Why We’re Expanding JDAI’s Focus

Posted April 5, 2012
By the Annie E. Casey Foundation
Blog whywereexpandingjdaifocus 2012

Richard Ross for Juvenile in Justice

Winds of change are blow­ing strong­ly in juve­nile jus­tice. Iron­i­cal­ly, giv­en the Unit­ed States’ unique embrace of mass incar­cer­a­tion as the key to pub­lic safe­ty, the move­ment for fun­da­men­tal change in juve­nile jus­tice is fueled pri­mar­i­ly by prac­ti­tion­ers, pol­i­cy­mak­ers, com­mu­ni­ty activists, and researchers focused on reduc­ing con­fine­ment. An obvi­ous trend to lim­it juve­nile incar­cer­a­tion has emerged in the past decade. The (almost 150) juris­dic­tions that par­tic­i­pate in the Juve­nile Deten­tion Alter­na­tives Ini­tia­tive (JDAI), for exam­ple, have reduced reliance on local deten­tion by an aver­age of 41 per­cent and low­ered com­mit­ments to state cor­rec­tions facil­i­ties by approx­i­mate­ly one-third. A grow­ing num­ber of states, led by California’s astound­ing drop of almost 85 per­cent over the past decade, have reduced youth incar­cer­a­tion dramatically.

We think that this move­ment away from whole­sale reliance on con­fin­ing juve­niles is not mere­ly promis­ing: It is essen­tial to a future juve­nile jus­tice sys­tem that suc­cess­ful­ly redi­rects youth and improves pub­lic safe­ty. Why? At least four rea­sons seem relevant.

First, incar­cer­a­tion is where the mon­ey is. As long as states spend the lion’s share of lim­it­ed juve­nile jus­tice funds on con­fine­ment, dreams of bet­ter pre­ven­tion and ear­ly inter­ven­tion will remain unful­filled. How else, for exam­ple, can we scale up evi­dence-based inter­ven­tions so that more than the cur­rent scant 5 per­cent of eli­gi­ble youth actu­al­ly receive them?

Sec­ond, as the best recent dein­car­cer­a­tion efforts have demon­strat­ed, safe­ly reduc­ing con­fine­ment depends on mul­ti­ple, inter­con­nect­ed reforms that alter pol­i­cy and prac­tice up and down the case pro­cess­ing con­tin­u­um. We can’t change incar­cer­a­tion just by adding pro­grams to the dis­po­si­tion­al end of the sys­tem. Reduc­ing incar­cer­a­tion demands com­pre­hen­sive sys­tem reform, includ­ing lim­it­ing which cas­es require for­mal court involve­ment, improv­ing com­mu­ni­ty super­vi­sion, and imple­ment­ing data-dri­ven, struc­tured deci­sion mak­ing. Sig­nif­i­cant­ly lim­it­ing incar­cer­a­tion will force such changes.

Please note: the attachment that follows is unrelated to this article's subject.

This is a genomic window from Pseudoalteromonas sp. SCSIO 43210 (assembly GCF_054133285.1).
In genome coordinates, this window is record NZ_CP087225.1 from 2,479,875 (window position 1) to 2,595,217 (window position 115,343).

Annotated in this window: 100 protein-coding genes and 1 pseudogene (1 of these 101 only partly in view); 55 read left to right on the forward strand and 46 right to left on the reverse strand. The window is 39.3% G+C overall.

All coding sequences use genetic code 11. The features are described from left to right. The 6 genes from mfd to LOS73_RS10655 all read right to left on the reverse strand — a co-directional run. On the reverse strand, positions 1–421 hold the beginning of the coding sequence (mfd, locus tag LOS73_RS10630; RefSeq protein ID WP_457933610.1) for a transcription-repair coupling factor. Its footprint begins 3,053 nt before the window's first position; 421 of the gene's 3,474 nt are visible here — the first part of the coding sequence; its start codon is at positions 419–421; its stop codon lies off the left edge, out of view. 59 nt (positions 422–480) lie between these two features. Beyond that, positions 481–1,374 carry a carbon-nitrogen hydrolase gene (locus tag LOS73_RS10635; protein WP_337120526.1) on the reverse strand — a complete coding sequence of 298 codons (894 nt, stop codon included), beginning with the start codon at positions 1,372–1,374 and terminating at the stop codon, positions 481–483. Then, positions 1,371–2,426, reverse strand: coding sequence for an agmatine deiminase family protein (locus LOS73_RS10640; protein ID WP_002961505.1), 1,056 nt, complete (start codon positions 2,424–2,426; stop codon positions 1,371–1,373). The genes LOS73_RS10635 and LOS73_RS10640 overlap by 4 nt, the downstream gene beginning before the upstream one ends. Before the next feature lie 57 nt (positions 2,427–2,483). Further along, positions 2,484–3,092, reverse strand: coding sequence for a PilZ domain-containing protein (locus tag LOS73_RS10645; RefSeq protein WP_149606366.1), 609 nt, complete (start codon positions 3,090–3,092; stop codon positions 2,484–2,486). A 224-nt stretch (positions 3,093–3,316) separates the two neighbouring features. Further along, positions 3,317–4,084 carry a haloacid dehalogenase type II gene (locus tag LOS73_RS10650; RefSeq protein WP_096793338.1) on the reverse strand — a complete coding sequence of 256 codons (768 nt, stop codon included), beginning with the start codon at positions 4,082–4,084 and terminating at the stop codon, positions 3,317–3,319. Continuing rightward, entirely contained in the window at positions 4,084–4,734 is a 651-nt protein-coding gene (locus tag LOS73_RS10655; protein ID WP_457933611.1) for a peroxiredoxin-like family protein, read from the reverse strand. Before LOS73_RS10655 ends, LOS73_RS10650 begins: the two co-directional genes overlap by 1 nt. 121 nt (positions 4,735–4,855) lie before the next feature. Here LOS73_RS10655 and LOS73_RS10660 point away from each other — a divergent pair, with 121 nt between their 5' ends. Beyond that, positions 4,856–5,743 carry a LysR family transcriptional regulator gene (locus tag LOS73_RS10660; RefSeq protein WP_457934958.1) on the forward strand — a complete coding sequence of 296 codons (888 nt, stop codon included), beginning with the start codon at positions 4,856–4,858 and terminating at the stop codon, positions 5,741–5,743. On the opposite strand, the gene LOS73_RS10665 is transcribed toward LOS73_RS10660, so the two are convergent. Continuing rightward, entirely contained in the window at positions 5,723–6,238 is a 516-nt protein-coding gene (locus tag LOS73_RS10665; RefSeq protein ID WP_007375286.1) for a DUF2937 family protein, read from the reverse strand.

Third, reduc­ing incar­cer­a­tion will unleash cre­ativ­i­ty that juve­nile jus­tice has been miss­ing. Incar­cer­a­tion is a safe­ty net for sys­tem prac­ti­tion­ers. When all else fails—when kids vio­late pro­ba­tion rules, con­tin­ue to mis­be­have despite treat­ment refer­rals, abscond from lousy group homes—there’s always an option: lock them up, even though they will be back in the com­mu­ni­ty rel­a­tive­ly soon. What would hap­pen if that option were great­ly restrict­ed? What new approach­es and inno­va­tions would prac­ti­tion­ers invent?

Final­ly, juve­nile jus­tice trans­for­ma­tion trig­gered by reduced reliance on con­fine­ment will increase account­abil­i­ty for results that real­ly matter—whether the kids are bet­ter off and whether pub­lic safe­ty has improved—rather than the short-sight­ed process mea­sures nor­mal­ly report­ed. As things now stand, the sys­tem links suc­cess, or fail­ure, to admis­sions to deten­tion or cor­rec­tions; to suc­cess­ful pro­ba­tion ter­mi­na­tions; to resti­tu­tion col­lect­ed and urine tests failed. These are not irrel­e­vant indi­ca­tors, but they are poor sub­sti­tutes for what’s real­ly impor­tant: whether kids are well-behaved, learn­ing, con­nect­ed to the labor mar­ket, pre­pared to be con­tribut­ing mem­bers to fam­i­lies and com­mu­ni­ties. The cur­rent sys­tem is large­ly unac­count­able for whether the well-being of the youth it works with has improved. But, if it can’t incar­cer­ate them, it will have to work to improve those outcomes.

By expand­ing the focus of JDAI to include the system’s deep end,” the Annie E. Casey Foun­da­tion believes that, 10 years from now, we could eas­i­ly find half as many youth incar­cer­at­ed as today. Though our juve­nile incar­cer­a­tion rate would still far exceed com­pa­ra­ble nations, this down­siz­ing will be a pro­found move in the right direc­tion, set­ting the stage for reform­ers to shift their focus from get­ting the sys­tem to do less harm to help­ing the sys­tem do good.”

This col­umn is excerpt­ed from a longer essay in To Build a Bet­ter Crim­i­nal Jus­tice Sys­tem,” recent­ly pub­lished by The Sen­tenc­ing Project and is avail­able at www​.sen​tenc​ing​pro​ject​.org.

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